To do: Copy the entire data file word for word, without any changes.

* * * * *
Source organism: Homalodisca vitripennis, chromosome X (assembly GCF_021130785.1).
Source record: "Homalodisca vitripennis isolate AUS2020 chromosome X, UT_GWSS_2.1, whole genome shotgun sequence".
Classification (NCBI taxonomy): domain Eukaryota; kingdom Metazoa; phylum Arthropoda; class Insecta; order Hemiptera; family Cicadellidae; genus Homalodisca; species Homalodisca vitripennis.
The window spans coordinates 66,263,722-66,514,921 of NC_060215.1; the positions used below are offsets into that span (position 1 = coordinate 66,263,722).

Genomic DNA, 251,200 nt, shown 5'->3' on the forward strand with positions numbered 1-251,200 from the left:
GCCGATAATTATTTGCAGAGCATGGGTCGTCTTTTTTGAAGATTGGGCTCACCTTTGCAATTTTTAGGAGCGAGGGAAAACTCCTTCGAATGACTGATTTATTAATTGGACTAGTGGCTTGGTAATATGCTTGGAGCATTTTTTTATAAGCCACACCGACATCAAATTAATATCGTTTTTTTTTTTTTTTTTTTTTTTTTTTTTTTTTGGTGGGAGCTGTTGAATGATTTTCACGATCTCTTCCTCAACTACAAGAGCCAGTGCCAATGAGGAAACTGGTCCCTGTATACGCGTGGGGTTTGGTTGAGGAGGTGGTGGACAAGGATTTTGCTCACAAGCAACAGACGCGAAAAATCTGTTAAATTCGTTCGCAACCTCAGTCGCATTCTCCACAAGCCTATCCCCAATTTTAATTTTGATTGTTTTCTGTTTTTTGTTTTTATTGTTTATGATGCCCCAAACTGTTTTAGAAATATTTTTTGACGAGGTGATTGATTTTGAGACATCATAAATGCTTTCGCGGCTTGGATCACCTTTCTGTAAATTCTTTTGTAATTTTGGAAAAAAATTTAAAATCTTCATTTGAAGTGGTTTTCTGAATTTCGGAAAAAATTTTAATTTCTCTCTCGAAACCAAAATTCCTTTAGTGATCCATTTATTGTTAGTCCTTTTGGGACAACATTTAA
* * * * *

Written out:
Source organism: Homalodisca vitripennis, chromosome X (assembly GCF_021130785.1).
Source record: "Homalodisca vitripennis isolate AUS2020 chromosome X, UT_GWSS_2.1, whole genome shotgun sequence".
Classification (NCBI taxonomy): domain Eukaryota; kingdom Metazoa; phylum Arthropoda; class Insecta; order Hemiptera; family Cicadellidae; genus Homalodisca; species Homalodisca vitripennis.
The window spans coordinates 66,263,722-66,514,921 of NC_060215.1; the positions used below are offsets into that span (position 1 = coordinate 66,263,722).

Genomic DNA, 251,200 nt, shown 5'->3' on the forward strand with positions numbered 1-251,200 from the left:
GCCGATAATTATTTGCAGAGCATGGGTCGTCTTTTTTGAAGATTGGGCTCACCTTTGCAATTTTTAGGAGCGAGGGAAAACTCCTTCGAATGACTGATTTATTAATTGGACTAGTGGCTTGGTAATATGCTTGGAGCATTTTTTTATAAGCCACACCGACATCAAATTAATATCGTTTTTTTTTTTTTTTTTTTTTTTTTTTTTTTTTGGTGGGAGCTGTTGAATGATTTTCACGATCTCTTCCTCAACTACAAGAGCCAGTGCCAATGAGGAAACTGGTCCCTGTATACGCGTGGGGTTTGGTTGAGGAGGTGGTGGACAAGGATTTTGCTCACAAGCAACAGACGCGAAAAATCTGTTAAATTCGTTCGCAACCTCAGTCGCATTCTCCACAAGCCTATCCCCAATTTTAATTTTGATTGTTTTCTGTTTTTTGTTTTTATTGTTTATGATGCCCCAAACTGTTTTAGAAATATTTTTTGACGAGGTGATTGATTTTGAGACATCATAAATGCTTTCGCGGCTTGGATCACCTTTCTGTAAATTCTTTTGTAATTTTGGAAAAAAATTTAAAATCTTCATTTGAAGTGGTTTTCTGAATTTCGGAAAAAATTTTAATTTCTCTCTCGAAACCAAAATTCCTTTAGTGATCCATTTATTGTTAGTCCTTTTGGGACAACATTTAA